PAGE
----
5 of the Most Painful Medical Treatments of the Middle Ages
The Middle Ages was an era full of interesting history, profoundly rich art, revolutionizing philosophy, some epic heroes, and even a bit of magic. Nonetheless, it was not a very pleasant time to be a medical patient. The medicine during this period was basic, but the terrible illness that plagued this time was complex. This eventually led to the invention of some very excruciating and atrocious medical treatments.
In the early days of the Middle Ages, operating surgeons used a painful process they called “Needling” to perform cataract surgery. A thick flat needle is used, which a doctor would actually push directly into the edge of an individual’s cornea, without anesthetics, perhaps except for a cup of bitter red wine.
The idea of this technique was to push the eye's opaque lens back into the lowest part, resulting to have a clear pupil. The ailing patient, however was left with an unfocused eye, like some sort of a camera with no lens. This would only allow a person to be able to read the huge letters that are found in modern eye tests. Not exactly useful to read a book, but enough to be able to plow a field.
In medieval times, catheters were used to alleviate painful urinary diseases. There was a lack of antibiotics during those days and a surplus of some venereal viruses such as syphilis, caused many people to suffer from the woes of blocked bladders. There is a medieval catheter that consisted of a metal tube, that was painfully inserted into the urethra, then through the bladder. When this tube could not access the bladder of the patient, doctors used other equally painful alternatives.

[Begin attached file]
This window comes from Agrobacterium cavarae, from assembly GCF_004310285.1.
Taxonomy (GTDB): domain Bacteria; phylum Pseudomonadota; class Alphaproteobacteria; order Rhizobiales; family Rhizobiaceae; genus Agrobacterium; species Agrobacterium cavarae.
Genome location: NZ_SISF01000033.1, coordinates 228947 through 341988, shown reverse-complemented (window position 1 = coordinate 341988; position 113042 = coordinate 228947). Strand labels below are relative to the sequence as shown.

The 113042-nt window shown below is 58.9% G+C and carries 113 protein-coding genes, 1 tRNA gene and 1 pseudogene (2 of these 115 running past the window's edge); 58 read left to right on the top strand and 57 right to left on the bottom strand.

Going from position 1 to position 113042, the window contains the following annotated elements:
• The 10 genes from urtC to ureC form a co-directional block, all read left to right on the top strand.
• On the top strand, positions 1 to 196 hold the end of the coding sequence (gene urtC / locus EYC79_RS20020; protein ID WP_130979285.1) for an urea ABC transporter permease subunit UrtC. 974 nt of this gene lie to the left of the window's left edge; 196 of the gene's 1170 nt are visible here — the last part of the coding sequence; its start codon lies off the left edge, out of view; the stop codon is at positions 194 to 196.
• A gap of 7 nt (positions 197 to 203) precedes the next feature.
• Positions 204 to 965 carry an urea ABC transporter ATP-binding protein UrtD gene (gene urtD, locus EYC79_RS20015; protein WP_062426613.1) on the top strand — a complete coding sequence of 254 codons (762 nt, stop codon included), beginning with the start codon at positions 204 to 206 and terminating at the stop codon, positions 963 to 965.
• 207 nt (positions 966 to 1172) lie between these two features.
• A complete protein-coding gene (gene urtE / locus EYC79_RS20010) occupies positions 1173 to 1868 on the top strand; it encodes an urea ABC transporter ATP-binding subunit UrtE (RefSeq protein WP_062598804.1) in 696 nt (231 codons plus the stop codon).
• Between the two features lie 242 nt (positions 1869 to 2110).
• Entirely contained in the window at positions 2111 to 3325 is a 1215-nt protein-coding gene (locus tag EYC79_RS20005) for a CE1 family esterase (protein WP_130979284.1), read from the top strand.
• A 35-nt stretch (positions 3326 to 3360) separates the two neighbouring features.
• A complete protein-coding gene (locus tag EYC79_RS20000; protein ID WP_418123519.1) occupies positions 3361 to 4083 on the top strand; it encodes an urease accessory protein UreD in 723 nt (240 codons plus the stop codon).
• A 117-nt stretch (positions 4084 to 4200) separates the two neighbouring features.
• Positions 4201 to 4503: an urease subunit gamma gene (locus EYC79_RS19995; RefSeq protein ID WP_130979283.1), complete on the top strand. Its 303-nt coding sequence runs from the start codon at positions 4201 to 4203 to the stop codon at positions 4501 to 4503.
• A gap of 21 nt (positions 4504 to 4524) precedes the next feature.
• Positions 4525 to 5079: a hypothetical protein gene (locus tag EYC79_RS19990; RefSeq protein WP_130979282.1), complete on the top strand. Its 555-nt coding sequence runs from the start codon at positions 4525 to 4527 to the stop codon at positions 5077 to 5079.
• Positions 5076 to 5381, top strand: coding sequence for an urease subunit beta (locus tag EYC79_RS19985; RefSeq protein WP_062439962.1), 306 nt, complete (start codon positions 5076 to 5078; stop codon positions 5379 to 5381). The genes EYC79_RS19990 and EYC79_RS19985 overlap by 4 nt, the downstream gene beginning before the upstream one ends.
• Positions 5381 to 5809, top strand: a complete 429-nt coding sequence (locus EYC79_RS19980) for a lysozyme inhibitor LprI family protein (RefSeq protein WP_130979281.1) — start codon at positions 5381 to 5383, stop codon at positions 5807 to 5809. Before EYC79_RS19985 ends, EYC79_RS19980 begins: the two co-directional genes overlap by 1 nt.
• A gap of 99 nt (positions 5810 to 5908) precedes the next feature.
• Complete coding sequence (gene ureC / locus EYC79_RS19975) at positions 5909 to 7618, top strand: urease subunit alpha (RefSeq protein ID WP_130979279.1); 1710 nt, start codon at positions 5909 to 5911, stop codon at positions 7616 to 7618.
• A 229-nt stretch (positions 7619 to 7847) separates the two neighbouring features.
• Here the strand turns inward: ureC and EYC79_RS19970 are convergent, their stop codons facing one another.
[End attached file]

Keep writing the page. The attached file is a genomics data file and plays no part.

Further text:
Common kidney stone treatment involves a physician’s assistant actually sitting on top of you, while your legs are ridiculously strapped to your neck. This assistant would hold you very tight, while the physician inserts two fingers up your rectum, then press a fist hard against your pubes until the time he finds a hard pellet that would be considered a stone. The stone then will be extracted through a patient’s bladder with the use of a sharp instrument.
ST. FIACRE'S ILLNESS
St. Fiacre is also known as the “patron of hemorrhoids.” There is a tale that says, St. Fiacre-- a seventh century Irish monk, first suffered from the disease, then sat upon a hard rock and miraculously got cured of his illness. Afterwhich, the rock was known as St. Fiacre’s Rock. There were some medieval doctors who believed this and would advise their patients to sit on this famous rock for a few hours to be cured.
However useless, it was not as painful as what other doctors who are less superstitious would tell their patients. Those who are more scientific would insert a red-hot iron tube inside and up the person’s rectum and then call it a day.
Trepanning is among the surgical procedure that consisted of drilling or boring a hole into the human skull. Painfully though, this hole exposes the dura mater, which is an outer membrane of the brain, that the physicians would use to treat a bunch of different health problems.
The doctors of the Middle Ages used this to treat illnesses like epilepsy, migraines, and a lot of other mental disorders. If somebody was suffering from depression, a little hole would be done to the head. Unfortunately, that tiny hole to the head usually exposed the brain to airborne germs, that causes fatality to patients.
Bloodletting was very common back then as our cold medicine today. A person with a mild headache and a sore throat would usually be treated by a physician through opening a vein with a lancet, and just let the blood flow into a container. Bloodletting was very common in that era, that even barbers started offering the service, with stylish trims and shaves on the side. Some individuals would have the treatment many times in a year, as a way of maintaining health.